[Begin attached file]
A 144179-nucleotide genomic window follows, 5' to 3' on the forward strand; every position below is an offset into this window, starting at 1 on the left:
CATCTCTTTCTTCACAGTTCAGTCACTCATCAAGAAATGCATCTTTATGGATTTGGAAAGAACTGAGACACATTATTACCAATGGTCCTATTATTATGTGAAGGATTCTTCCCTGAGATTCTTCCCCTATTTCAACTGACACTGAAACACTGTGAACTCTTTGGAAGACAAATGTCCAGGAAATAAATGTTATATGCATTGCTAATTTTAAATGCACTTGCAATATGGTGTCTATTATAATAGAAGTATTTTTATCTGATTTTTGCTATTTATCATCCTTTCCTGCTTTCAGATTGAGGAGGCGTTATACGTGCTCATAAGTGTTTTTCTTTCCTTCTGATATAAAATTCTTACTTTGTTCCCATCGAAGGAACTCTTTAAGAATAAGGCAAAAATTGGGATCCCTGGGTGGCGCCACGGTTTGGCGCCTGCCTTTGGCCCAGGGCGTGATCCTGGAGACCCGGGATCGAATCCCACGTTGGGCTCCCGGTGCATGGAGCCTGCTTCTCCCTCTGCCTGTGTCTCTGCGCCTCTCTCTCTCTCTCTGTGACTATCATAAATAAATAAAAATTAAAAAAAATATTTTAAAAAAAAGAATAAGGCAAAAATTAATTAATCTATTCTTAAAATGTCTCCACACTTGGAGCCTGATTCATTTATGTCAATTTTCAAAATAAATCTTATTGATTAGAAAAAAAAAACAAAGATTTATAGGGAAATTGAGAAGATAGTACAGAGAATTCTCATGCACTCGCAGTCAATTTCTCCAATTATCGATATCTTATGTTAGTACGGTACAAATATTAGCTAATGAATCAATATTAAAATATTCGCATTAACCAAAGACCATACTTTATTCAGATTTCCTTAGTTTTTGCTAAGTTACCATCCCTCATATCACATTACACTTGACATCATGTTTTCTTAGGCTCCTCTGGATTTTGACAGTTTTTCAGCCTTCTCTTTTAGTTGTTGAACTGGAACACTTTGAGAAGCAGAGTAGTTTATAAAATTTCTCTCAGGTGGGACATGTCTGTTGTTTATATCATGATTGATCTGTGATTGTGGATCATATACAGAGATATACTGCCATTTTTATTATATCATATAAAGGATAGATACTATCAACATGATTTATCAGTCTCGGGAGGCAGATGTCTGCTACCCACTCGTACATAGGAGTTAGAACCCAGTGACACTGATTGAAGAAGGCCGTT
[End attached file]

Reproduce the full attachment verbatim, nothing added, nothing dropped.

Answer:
A 144179-nucleotide genomic window follows, 5' to 3' on the forward strand; every position below is an offset into this window, starting at 1 on the left:
CATCTCTTTCTTCACAGTTCAGTCACTCATCAAGAAATGCATCTTTATGGATTTGGAAAGAACTGAGACACATTATTACCAATGGTCCTATTATTATGTGAAGGATTCTTCCCTGAGATTCTTCCCCTATTTCAACTGACACTGAAACACTGTGAACTCTTTGGAAGACAAATGTCCAGGAAATAAATGTTATATGCATTGCTAATTTTAAATGCACTTGCAATATGGTGTCTATTATAATAGAAGTATTTTTATCTGATTTTTGCTATTTATCATCCTTTCCTGCTTTCAGATTGAGGAGGCGTTATACGTGCTCATAAGTGTTTTTCTTTCCTTCTGATATAAAATTCTTACTTTGTTCCCATCGAAGGAACTCTTTAAGAATAAGGCAAAAATTGGGATCCCTGGGTGGCGCCACGGTTTGGCGCCTGCCTTTGGCCCAGGGCGTGATCCTGGAGACCCGGGATCGAATCCCACGTTGGGCTCCCGGTGCATGGAGCCTGCTTCTCCCTCTGCCTGTGTCTCTGCGCCTCTCTCTCTCTCTCTGTGACTATCATAAATAAATAAAAATTAAAAAAAATATTTTAAAAAAAAGAATAAGGCAAAAATTAATTAATCTATTCTTAAAATGTCTCCACACTTGGAGCCTGATTCATTTATGTCAATTTTCAAAATAAATCTTATTGATTAGAAAAAAAAAACAAAGATTTATAGGGAAATTGAGAAGATAGTACAGAGAATTCTCATGCACTCGCAGTCAATTTCTCCAATTATCGATATCTTATGTTAGTACGGTACAAATATTAGCTAATGAATCAATATTAAAATATTCGCATTAACCAAAGACCATACTTTATTCAGATTTCCTTAGTTTTTGCTAAGTTACCATCCCTCATATCACATTACACTTGACATCATGTTTTCTTAGGCTCCTCTGGATTTTGACAGTTTTTCAGCCTTCTCTTTTAGTTGTTGAACTGGAACACTTTGAGAAGCAGAGTAGTTTATAAAATTTCTCTCAGGTGGGACATGTCTGTTGTTTATATCATGATTGATCTGTGATTGTGGATCATATACAGAGATATACTGCCATTTTTATTATATCATATAAAGGATAGATACTATCAACATGATTTATCAGTCTCGGGAGGCAGATGTCTGCTACCCACTCGTACATAGGAGTTAGAACCCAGTGACACTGATTGAAGAAGGCCGTT